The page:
How I “Discover” Domain Names at Auction

There’s a thread on NamePros asking people how to get people to view specific private domain auctions. I am an active bidder at NameJet, GoDaddy Auctions, and to a lesser degree, I thought I would share how I find domain names to bid on just about every day. I don’t know if it will be helpful to people trying to sell via auction, but perhaps someone will find it interesting.

I have a paid subscription at, and I receive multiple emails every day that each has a long list of domain names that match certain criteria. Without giving away the specific attributes that are appealing to me, some of the general categories I consider are:

  • Extension
  • Domain Age
  • Estibot Value
  • Keyword Searches
  • Language
  • Other interesting attributes

There can be anywhere from dozens to hundreds of domain names within each list from I go through the emails and look for domain names that sound good to me. I do a bit of Google, USPTO, and Whois searching on some of the domain names that catch my attention to determine what I think it could be worth at wholesale and retail levels.

At NameJet and GoDaddy, I have some saved searches based on various keywords I have had success owning or see selling. I receive emails from the auction platforms each morning with the upcoming auctions for domain names that match my search criteria. If a name is being re-auctioned on NameJet, I receive those notification emails in the evening.

On GoDaddy, I have several saved searches I look at every morning and in the early afternoon to try and hone in on domain names that would be appealing to me. The saved searches are very specific and very broad so I can really find names that match certain criteria and then look at some more broadly in case my specificity has eliminated names that might be of interest.

Finally, each day I look at all of the auctions with bids to see if I missed something that caught someone else’s attention. I typically do this towards the end of the auctions, and it depends on the time zone where I am bidding.

Notably, the most important factor to me is my gut feel. Essentially, I ask myself if I could see a business paying a premium of the auction fee to buy the domain name from me. I also try and determine if I will be able to monetize the domain name based on the available metrics. If I can’t justify a purchase or a bid price, I pass. Ultimately, a domain name could seemingly have good metrics, but if I can not envision a company paying a premium to buy it and use it, I probably won’t bid unless I think I can monetize it.

Elliot Silver
Elliot Silver
About The Author: Elliot Silver is an Internet entrepreneur and publisher of Elliot is also the founder and President of Top Notch Domains, LLC, a company that has closed eight figures in deals. Please read the Terms of Use page for additional information about the publisher, website comment policy, disclosures, and conflicts of interest. Reach out to Elliot: Twitter | Facebook | LinkedIn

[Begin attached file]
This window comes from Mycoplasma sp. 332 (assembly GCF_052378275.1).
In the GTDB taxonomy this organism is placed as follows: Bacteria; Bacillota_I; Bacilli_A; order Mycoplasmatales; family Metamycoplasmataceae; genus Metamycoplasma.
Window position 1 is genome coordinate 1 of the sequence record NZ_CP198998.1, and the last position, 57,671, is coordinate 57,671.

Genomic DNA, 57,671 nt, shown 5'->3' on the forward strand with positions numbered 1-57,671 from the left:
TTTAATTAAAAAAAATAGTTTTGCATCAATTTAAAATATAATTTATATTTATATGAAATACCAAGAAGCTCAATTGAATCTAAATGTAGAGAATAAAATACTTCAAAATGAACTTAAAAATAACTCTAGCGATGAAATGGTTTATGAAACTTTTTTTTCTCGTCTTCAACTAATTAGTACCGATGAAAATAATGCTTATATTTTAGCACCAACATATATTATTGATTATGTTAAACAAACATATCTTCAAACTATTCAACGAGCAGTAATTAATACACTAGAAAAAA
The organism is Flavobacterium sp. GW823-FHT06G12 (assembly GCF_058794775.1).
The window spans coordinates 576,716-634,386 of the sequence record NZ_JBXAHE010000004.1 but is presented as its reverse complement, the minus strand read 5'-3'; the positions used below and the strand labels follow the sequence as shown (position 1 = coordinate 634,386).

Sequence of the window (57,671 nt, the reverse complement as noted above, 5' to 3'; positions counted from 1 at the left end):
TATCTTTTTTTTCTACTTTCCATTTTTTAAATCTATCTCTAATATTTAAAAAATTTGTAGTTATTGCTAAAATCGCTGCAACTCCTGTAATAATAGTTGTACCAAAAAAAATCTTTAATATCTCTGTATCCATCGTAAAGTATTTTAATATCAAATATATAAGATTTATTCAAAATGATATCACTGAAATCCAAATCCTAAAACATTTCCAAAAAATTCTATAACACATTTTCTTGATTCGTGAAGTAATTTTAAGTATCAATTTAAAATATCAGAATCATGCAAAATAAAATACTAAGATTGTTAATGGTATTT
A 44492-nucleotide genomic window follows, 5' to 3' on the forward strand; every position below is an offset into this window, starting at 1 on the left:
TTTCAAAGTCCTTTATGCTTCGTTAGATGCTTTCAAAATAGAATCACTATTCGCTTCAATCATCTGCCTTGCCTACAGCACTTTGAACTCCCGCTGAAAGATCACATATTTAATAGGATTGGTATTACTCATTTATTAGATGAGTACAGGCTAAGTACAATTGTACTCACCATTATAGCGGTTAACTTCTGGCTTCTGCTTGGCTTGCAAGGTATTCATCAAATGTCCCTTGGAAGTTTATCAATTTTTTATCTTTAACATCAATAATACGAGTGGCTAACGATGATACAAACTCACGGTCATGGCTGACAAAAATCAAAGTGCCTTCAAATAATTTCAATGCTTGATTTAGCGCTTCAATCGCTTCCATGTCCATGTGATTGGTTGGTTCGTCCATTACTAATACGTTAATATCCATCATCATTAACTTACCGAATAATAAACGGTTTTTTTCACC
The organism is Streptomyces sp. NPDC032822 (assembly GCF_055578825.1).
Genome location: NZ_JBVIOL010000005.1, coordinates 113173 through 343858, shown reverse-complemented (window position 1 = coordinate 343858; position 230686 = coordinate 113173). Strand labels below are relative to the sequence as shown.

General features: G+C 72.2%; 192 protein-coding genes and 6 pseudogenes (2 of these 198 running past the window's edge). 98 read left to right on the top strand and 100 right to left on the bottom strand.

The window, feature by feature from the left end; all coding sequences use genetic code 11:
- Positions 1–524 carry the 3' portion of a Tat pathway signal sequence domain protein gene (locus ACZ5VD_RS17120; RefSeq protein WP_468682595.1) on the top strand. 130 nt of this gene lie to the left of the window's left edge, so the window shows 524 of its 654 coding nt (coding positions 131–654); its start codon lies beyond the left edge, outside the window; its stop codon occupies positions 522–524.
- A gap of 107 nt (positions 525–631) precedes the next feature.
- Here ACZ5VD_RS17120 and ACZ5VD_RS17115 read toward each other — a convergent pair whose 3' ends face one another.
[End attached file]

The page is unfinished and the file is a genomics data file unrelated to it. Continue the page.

• Obviously, but It’s an effective tool to weed out the garbage and make it easier to look at a smaller list.

      It’s more likely I will find gems in names that are 10 years old than names that were registered a year ago and dropped.

    • I am happy to bid on good pending delete names that will have an age of 1 day when the auctions start. I bought,, and several other names I think have value despite being essentially unaged domain names.

  1. Just lost the text of my comment, so here’s the Cliff Notes:


    You’ve already made your position clear on how you think you can use Estibot, Elliot. Beware of when a good value may be assigned to a worthless domain. Two edged sword. Broken clock metaphor.

    Estibot – one of the most harmful things to the industry ever besides Google itself imho.

    • Estibot is another tool I use as a signal of value. I don’t give the actual numbers much merit, but eliminating names that Estibot values at $50, for example, can help me reduce the volume of names I need to look at.

      • Right, okay, you’ve made that clear before, but they can provide you with all of that yet without all the harm they cause, if they were to change the form and format of how they do it so the world does not receive the message that it’s an “appraisal” and the de facto “official” industry “appraisal” service. This is not even my own original idea but was first expressed by one or more others in the blogs, and I have mentioned it a time or two myself since. They could do something like substitute relative index numbers and change the terminology so that people don’t think of it as an “appraisal” and you don’t wind up in negotiations and discussion venues with the real end user market where people pull out the “Estibot appraisal” like some kind of trump card.

        Furthermore, having it appear with auction and sale listings is practically even criminal.

        But I wouldn’t hold my breath of course.

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